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Part 3 - A Sensory Lens for Dance

Creating Safer Events and Spaces for Neurodivergent Dancers Series:


Part 3 - A Sensory Lens for Dance


Part 3 - A Sensory Lens for Dance


“Would you like to dance?” she asked, hand extended in invitation. “Yes!” Excited to dance with someone new, I take her hand, and we walk onto the dance floor. We begin feeling into our hand connection. She engages her arm muscles slightly, inviting me to use my proprioception to feel and match her tone. She shifts her weight from her left foot to her right and mine intuitively follows. Our wordless physical conversation ebbs and flows as we calibrate our senses to each other; co-creating sensory movement art.


How might a heightened or muted response in any of the senses affect how a dancer moves, connects, or self-regulates at a social dance? The vestibular and proprioceptive senses are used constantly in dance. The vestibular system is composed of networked nerves and other structures, including the inner ear which tells the brain the body’s spatial orientation. This system provides the brain information about head position, balance, acceleration, momentum, inertia, and movement through space.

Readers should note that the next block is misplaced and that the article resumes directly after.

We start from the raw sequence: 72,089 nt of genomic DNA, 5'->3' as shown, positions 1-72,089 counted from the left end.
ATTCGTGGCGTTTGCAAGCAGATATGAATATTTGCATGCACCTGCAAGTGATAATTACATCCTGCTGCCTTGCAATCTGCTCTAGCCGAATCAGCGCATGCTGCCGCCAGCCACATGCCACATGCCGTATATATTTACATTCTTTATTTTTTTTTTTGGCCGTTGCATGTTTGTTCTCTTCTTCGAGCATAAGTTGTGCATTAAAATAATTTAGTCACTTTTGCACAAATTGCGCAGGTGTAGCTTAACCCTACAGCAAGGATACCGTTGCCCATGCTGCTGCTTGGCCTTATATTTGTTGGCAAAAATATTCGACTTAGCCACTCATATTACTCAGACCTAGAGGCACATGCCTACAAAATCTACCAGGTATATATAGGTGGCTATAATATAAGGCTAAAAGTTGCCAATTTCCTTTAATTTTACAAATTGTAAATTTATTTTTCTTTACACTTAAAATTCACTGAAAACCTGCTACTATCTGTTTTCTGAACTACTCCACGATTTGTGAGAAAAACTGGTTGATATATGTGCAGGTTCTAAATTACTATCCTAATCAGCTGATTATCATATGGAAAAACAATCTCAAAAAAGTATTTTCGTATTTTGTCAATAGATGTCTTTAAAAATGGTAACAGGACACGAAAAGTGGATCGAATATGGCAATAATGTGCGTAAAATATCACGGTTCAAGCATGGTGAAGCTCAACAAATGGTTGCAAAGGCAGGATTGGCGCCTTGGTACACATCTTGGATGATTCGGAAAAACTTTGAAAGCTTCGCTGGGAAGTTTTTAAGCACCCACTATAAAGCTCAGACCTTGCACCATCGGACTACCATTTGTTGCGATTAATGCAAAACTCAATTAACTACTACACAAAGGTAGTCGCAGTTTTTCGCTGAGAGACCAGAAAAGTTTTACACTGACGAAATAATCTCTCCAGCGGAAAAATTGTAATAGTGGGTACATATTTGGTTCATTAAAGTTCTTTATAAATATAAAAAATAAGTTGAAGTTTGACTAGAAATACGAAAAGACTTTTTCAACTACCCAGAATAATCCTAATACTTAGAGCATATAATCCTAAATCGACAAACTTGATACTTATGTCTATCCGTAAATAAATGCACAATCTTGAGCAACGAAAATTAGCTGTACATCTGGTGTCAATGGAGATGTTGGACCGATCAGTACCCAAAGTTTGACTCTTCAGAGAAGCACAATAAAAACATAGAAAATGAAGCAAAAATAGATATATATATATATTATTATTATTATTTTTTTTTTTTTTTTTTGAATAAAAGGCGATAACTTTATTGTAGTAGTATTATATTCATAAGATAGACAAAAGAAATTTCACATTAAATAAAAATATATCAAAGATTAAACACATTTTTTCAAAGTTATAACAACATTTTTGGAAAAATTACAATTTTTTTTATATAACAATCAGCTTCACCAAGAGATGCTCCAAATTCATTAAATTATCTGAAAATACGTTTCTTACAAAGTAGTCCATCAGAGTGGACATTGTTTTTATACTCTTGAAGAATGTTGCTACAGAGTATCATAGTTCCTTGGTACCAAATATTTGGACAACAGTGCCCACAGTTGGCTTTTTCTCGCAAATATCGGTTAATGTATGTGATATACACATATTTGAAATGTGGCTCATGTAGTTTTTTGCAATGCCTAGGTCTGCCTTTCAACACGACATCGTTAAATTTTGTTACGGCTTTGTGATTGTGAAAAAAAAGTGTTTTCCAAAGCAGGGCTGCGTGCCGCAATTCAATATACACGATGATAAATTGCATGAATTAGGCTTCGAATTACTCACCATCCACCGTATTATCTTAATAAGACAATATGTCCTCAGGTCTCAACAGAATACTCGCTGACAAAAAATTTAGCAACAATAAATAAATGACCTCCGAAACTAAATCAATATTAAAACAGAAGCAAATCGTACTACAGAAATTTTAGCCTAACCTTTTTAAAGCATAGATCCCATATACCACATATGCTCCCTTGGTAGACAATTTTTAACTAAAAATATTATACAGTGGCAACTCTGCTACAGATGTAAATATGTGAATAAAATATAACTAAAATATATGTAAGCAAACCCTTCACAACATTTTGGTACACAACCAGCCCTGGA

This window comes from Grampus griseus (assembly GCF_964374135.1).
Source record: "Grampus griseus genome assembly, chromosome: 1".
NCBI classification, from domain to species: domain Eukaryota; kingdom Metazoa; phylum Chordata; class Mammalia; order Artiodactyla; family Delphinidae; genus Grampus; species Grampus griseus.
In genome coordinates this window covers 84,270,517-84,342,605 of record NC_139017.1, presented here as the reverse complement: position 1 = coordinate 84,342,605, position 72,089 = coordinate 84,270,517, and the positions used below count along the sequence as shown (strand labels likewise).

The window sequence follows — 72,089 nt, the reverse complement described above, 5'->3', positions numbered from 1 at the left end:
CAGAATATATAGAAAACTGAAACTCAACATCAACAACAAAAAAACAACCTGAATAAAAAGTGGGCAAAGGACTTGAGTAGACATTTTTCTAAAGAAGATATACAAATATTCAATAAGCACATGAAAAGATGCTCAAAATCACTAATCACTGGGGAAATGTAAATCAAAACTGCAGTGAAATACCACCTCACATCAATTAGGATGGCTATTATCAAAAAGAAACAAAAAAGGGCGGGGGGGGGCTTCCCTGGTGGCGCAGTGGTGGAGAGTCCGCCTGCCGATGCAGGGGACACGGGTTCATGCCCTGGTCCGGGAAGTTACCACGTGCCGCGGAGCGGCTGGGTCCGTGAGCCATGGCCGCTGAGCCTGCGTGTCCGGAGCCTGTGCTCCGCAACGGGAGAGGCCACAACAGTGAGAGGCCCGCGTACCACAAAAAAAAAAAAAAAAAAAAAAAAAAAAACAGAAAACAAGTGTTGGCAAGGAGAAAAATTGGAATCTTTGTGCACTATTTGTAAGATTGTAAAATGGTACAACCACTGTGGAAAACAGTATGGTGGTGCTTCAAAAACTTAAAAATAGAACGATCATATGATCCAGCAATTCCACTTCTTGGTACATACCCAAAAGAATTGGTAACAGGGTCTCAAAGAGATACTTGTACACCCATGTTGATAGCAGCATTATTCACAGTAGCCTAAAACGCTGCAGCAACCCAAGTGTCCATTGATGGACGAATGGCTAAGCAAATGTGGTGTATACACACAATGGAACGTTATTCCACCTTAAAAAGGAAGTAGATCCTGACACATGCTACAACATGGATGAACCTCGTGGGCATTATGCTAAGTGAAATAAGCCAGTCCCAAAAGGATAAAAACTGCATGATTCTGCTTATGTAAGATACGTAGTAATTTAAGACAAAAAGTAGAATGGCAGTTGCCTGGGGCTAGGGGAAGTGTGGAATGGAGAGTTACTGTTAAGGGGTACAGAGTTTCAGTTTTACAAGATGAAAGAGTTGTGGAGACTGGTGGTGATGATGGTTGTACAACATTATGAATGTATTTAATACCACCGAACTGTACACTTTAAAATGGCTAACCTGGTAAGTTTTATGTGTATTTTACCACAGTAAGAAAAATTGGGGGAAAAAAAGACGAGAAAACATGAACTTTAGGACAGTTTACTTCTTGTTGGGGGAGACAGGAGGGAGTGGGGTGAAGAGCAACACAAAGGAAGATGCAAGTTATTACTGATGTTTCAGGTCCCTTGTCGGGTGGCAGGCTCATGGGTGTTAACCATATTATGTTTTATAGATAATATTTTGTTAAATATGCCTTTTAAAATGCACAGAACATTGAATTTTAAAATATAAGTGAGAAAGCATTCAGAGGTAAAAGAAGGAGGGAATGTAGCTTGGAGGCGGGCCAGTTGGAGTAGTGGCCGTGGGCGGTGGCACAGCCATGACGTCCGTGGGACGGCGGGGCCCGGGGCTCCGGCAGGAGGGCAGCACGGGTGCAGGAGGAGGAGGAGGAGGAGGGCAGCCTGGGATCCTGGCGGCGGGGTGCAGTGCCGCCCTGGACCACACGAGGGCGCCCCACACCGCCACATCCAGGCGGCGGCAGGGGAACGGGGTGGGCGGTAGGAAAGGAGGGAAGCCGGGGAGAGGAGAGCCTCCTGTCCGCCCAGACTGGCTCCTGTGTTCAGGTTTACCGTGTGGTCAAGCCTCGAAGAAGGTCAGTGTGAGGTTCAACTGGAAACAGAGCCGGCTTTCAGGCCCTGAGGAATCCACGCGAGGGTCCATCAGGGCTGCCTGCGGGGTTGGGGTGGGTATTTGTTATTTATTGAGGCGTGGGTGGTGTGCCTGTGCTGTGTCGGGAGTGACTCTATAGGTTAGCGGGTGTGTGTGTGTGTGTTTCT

Proprioception is sensing one’s own body relative to itself and space. It’s the sense that enables you to touch your two index fingers together with your eyes closed because you can sense where your fingers are relative to each other. In partner dance, proprioception can be extended into sensing your partner’s body in relation to yourself and space. This is the primary sense we use to feel exactly where our partner’s feet are without looking down.


The person who is calmed by tight squeezes, enjoys carrying heavy objects, or who bumps into desks and walls may have hypo-sensitive proprioception. The person who gives the lightest handshake, prefers a nod instead of a hug, or uses the lightest tone possible to connect in partner dance may have hypersensitive proprioception.


Hearing, vision, and smell are also key senses that impact a dancer’s experience at an event or venue. For example, because I’m hypersensitive to certain lighting, I typically avoid dances with unfiltered spinning lights that shine directly into my eyes. Likewise, because I’m sensitive to sound, I avoid dances that have poor-quality sound systems with static or off-color harmonics. The above examples are only a few of the different ways hypo- and hyper-sensitive sensory processing can affect a dancer’s experience.




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